New OPL with the Bensons

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Today, we’ve got another great Guest Blog post by Nikki Jencen, and this time it’s all about nuts! I learned so much from Nikki this month and I’m sure you will too.

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The Dark Side of Nuts {the missing link to why we’re still sick, fat and tired}

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When I first went Paleo, I went a bit heavy on the nuts. I was eating trail mix, making “Paleo” approved desserts with assorted raw nuts, I was eating cashew “cheese”, nut butters, and I was drinking almond milk as my “milk” substitute. Then I felt something wasn’t right, instead of losing weight, I was gaining weight, plus my hair was falling out, I was cold all the time, I was experiencing muscle weakness and I was fatigued in the morning and totally drained by 7pm. I wasn’t eating any grain or sugar which wasn’t new for my “diet” but the only thing that I added back in was nuts. As I was reading a blog about thyroid, I noticed that I had many of the symptoms associated with hypothyroid. I asked myself, is there a link between nuts and thyroid? So I did some digging to find my answer.

Nuts contain phytic acid!

As a Paleo follower, I try to avoid phytic acid foods. Why? Because they have anti-nutrient components that deplete your body of vital vitamins and minerals. What foods contain phytic acid?

  1. Most grains such as wheat, rye, oats, corn, millet, and brown rice
  2. Nuts and seeds
  3. Legumes
  4. Tubers – potatoes except sweet potatoes
  5. Beans
  6. Cocao (chocolate)

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What is Phytic Acid?

According to The Westin A. Price Foundation:

Phytic acid is the principal storage form of phosphorus in many plant tissues, especially the bran portion of grains and other seeds. It contains the mineral phosphorus tightly bound in a snowflake-like molecule. In humans and animals with one stomach, the phosphorus is not readily bioavailable. In addition to blocking phosphorus availability, the “arms” of the phytic acid molecule readily bind with other minerals, such as calcium, magnesium, iron and zinc, making them unavailable as well. In this form, the compound is referred to as phytate.

Phytic acid not only grabs on to or chelates important minerals, but also inhibits enzymes that we need to digest our food, including pepsin, needed for the breakdown of proteins in the stomach, and amylase, needed for the breakdown of starch into sugar. Trypsin, needed for protein digestion in the small intestine, is also inhibited by phytates.1

Grains, starches, sugars, legumes, beans and most tubers have an anti-nutrient factor plus these foods raise blood sugar, hence causing belly bloat or as Dr. William Davis calls it, “Wheat Belly”. So why do we (Paleo-lifers) incorporate so many nuts into our diet since we know they contain phytic acid? It’s because their convenient as a transportable food and serve as a good snack for those who are eliminating modern day fast foods. The problem is most of us don’t take the time to treat the nuts and seeds to ensure proper digestion. This may come as a surprise to some but we can reduce the amount of phytic acid by soaking nuts, seeds, and grains in water, salt water, an acid (whey, lemon juice, and yogurt) or both. This will also allow you to digest nuts and seeds much better.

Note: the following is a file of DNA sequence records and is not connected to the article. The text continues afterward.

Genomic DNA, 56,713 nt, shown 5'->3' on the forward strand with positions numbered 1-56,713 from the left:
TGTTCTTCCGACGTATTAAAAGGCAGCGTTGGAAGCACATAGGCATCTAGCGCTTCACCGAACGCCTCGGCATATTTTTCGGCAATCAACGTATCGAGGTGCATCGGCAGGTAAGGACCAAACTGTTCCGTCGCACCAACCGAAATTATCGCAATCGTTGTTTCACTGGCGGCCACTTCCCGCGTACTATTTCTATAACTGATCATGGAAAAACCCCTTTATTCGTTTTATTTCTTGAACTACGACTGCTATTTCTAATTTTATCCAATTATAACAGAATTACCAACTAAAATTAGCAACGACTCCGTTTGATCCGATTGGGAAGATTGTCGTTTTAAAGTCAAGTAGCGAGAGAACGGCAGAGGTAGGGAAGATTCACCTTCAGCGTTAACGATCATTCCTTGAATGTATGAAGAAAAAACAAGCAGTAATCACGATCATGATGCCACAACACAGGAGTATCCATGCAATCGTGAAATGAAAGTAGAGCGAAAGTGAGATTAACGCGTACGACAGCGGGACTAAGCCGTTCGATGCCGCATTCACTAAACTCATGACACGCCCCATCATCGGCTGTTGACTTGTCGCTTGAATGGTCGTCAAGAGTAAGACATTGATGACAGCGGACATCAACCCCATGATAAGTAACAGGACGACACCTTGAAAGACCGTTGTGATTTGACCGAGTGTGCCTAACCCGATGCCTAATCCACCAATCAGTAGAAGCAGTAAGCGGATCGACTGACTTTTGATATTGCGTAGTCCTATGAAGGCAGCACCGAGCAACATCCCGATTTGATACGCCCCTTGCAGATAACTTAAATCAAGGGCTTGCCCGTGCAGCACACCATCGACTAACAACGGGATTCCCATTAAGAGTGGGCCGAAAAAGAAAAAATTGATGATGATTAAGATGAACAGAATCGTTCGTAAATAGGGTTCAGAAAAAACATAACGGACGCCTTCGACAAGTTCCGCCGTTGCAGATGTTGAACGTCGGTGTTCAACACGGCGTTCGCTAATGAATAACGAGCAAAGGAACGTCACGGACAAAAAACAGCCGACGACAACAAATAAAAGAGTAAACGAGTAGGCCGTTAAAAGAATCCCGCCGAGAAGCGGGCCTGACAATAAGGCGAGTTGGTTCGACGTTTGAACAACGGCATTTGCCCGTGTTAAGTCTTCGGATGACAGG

Grains such as rye are nutrient dense when lacto-fermented and turned into sour dough bread, but keep in mind, this will not omit gluten. Getting back to nuts, when soaked this does reduce phytic acid plus it breaks down tannin 2toxicity, but it does not eliminate either completely. Keep in mind, this process is time consuming, hence the reason why we as Paleo-lifers tend to skip this vital process.

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The Link Between Nuts and Thyroid

I believe there is a correlation between phytic acid, low iron and low thyroid. When we eat nuts, including peanuts (which is actually a legume), this is contributing to an iron deficiency because of the anti-nutrient factors. Iron is an important mineral that our body needs to carry oxygen to our blood cells, and regulates cell growth in our muscles. Needless to say, without iron, we become a limp, cold, weak pile of flesh. What I could have been experiencing was solely an iron deficiency. Then I stumbled across this by Byron Richards:

“A new study details the dire metabolic consequences of low iron status. It shows that low iron turns on genes in your liver and muscles that promote fat storage and cause abnormal blood sugar elevation – precisely what goes wrong with metabolism that leads to the metabolic syndrome. The consequence to thyroid metabolism is twofold. First, the inactive thyroid hormone, T4, is converted to the biologically active hormone, T3, mostly on cell membranes of liver cells. Hepcidin [hormone] is made in your liver and is produced excessively in response to high inflammation. Such inflammation will also damage liver cell membranes, thus reducing the conversion of T4 to T3. This is one main reason why inflammation of any type disturbs thyroid function.”3